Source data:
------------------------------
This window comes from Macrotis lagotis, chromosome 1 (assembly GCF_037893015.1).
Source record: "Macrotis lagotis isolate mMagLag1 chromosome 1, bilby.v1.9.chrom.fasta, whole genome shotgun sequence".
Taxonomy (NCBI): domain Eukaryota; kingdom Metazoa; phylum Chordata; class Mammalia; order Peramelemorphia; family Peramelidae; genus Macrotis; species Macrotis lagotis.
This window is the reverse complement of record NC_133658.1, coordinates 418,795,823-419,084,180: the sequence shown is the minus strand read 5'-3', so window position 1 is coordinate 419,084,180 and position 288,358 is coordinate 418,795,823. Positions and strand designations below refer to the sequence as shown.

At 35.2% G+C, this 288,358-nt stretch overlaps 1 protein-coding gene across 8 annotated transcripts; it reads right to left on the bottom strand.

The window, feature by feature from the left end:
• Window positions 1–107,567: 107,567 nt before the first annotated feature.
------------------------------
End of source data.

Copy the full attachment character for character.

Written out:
This window comes from Macrotis lagotis, chromosome 1 (assembly GCF_037893015.1).
Source record: "Macrotis lagotis isolate mMagLag1 chromosome 1, bilby.v1.9.chrom.fasta, whole genome shotgun sequence".
Taxonomy (NCBI): domain Eukaryota; kingdom Metazoa; phylum Chordata; class Mammalia; order Peramelemorphia; family Peramelidae; genus Macrotis; species Macrotis lagotis.
This window is the reverse complement of record NC_133658.1, coordinates 418,795,823-419,084,180: the sequence shown is the minus strand read 5'-3', so window position 1 is coordinate 419,084,180 and position 288,358 is coordinate 418,795,823. Positions and strand designations below refer to the sequence as shown.

At 35.2% G+C, this 288,358-nt stretch overlaps 1 protein-coding gene across 8 annotated transcripts; it reads right to left on the bottom strand.

The window, feature by feature from the left end:
• Window positions 1–107,567: 107,567 nt before the first annotated feature.